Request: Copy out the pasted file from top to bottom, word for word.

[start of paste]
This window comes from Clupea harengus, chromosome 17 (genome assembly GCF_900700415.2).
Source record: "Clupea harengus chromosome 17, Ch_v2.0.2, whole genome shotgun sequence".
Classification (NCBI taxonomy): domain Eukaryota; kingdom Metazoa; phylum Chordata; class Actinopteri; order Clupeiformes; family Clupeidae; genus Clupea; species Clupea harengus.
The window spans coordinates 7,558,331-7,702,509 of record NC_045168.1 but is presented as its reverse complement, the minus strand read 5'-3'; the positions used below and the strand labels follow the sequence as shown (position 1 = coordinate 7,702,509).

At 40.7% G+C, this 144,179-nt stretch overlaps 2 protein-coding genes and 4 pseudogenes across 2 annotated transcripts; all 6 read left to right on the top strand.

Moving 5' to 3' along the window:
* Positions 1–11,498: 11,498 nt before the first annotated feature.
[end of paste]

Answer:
This window comes from Clupea harengus, chromosome 17 (genome assembly GCF_900700415.2).
Source record: "Clupea harengus chromosome 17, Ch_v2.0.2, whole genome shotgun sequence".
Classification (NCBI taxonomy): domain Eukaryota; kingdom Metazoa; phylum Chordata; class Actinopteri; order Clupeiformes; family Clupeidae; genus Clupea; species Clupea harengus.
The window spans coordinates 7,558,331-7,702,509 of record NC_045168.1 but is presented as its reverse complement, the minus strand read 5'-3'; the positions used below and the strand labels follow the sequence as shown (position 1 = coordinate 7,702,509).

At 40.7% G+C, this 144,179-nt stretch overlaps 2 protein-coding genes and 4 pseudogenes across 2 annotated transcripts; all 6 read left to right on the top strand.

Moving 5' to 3' along the window:
* Positions 1–11,498: 11,498 nt before the first annotated feature.